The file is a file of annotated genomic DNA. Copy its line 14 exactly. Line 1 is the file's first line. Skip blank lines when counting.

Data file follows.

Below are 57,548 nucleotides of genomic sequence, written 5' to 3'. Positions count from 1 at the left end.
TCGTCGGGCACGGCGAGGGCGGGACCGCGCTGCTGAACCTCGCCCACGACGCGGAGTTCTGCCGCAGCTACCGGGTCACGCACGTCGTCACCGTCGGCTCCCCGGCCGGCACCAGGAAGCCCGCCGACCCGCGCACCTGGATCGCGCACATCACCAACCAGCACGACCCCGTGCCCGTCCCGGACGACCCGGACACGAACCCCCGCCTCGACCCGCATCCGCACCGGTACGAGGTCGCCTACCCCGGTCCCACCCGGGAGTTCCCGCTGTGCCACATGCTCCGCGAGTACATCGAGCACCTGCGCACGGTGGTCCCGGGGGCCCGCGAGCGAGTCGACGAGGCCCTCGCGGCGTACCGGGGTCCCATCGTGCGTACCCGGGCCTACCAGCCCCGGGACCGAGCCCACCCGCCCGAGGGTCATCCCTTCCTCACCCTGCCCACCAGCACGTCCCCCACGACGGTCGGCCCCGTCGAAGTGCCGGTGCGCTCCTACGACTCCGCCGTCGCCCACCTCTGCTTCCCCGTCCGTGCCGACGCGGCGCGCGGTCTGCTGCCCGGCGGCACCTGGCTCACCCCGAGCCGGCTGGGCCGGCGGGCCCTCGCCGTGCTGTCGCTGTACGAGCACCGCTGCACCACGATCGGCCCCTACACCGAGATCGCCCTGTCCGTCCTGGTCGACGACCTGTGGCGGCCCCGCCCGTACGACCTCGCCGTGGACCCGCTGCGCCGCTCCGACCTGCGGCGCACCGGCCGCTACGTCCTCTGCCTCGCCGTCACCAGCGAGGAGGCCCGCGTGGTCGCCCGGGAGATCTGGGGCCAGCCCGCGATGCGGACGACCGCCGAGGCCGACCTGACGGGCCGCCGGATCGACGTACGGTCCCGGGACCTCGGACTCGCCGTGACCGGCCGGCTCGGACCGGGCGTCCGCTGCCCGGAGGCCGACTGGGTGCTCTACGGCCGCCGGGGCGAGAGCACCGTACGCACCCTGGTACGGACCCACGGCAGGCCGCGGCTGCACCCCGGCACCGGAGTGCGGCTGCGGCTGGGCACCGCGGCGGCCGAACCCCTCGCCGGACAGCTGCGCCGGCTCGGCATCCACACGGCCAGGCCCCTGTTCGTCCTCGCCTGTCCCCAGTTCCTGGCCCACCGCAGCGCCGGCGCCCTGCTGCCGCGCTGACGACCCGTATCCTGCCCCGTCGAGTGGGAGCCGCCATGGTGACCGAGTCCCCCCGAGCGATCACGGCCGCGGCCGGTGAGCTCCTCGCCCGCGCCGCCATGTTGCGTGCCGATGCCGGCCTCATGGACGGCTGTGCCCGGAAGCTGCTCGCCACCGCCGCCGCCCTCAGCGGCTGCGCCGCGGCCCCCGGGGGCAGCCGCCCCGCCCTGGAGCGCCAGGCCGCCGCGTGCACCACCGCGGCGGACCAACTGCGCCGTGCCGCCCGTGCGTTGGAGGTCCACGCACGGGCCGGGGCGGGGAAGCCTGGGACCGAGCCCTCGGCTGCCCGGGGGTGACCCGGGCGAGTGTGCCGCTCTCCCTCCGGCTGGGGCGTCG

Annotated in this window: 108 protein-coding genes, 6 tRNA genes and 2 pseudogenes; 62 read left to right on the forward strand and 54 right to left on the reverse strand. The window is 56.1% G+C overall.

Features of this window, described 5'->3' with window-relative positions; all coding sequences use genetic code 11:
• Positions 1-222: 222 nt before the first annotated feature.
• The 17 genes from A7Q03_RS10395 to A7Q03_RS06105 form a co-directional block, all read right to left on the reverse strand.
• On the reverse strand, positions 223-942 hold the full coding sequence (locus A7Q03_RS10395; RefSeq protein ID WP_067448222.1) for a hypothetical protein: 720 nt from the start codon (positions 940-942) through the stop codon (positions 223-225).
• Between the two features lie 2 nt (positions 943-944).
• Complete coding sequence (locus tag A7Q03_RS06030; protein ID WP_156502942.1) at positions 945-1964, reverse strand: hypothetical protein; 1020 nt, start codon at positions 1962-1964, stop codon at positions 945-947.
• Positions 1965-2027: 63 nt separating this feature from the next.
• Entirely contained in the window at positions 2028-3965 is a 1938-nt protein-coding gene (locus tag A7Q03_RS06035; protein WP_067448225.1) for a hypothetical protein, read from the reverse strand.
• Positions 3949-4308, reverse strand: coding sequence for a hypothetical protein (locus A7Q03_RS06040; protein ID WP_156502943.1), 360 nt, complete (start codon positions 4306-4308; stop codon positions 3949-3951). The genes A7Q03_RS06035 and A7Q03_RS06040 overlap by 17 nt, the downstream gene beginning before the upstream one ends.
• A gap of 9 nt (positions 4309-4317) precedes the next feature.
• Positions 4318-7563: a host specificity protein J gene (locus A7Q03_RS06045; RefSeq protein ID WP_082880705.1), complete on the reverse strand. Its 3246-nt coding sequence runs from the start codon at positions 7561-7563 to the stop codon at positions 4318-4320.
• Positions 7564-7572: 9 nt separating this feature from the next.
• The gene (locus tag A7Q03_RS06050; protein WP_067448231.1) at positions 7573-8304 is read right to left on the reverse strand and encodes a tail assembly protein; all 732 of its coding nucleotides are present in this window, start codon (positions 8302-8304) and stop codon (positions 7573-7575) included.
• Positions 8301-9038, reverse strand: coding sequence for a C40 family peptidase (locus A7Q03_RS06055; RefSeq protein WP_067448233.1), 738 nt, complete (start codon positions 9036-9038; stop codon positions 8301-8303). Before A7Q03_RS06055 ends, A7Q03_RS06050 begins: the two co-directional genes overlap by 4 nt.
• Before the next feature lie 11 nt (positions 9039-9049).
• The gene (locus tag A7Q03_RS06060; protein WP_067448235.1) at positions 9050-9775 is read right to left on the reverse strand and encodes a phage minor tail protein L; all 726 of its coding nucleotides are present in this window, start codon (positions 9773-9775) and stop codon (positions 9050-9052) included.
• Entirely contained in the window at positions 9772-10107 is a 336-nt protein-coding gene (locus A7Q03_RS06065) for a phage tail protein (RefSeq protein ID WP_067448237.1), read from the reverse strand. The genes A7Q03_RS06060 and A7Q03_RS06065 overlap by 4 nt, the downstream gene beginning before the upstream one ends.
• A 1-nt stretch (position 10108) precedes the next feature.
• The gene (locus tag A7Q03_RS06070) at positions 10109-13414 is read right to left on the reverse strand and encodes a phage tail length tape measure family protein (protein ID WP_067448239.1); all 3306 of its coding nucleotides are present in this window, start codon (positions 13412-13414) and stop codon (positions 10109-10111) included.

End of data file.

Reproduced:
• Positions 4318-7563: a host specificity protein J gene (locus A7Q03_RS06045; RefSeq protein ID WP_082880705.1), complete on the reverse strand. Its 3246-nt coding sequence runs from the start codon at positions 7561-7563 to the stop codon at positions 4318-4320.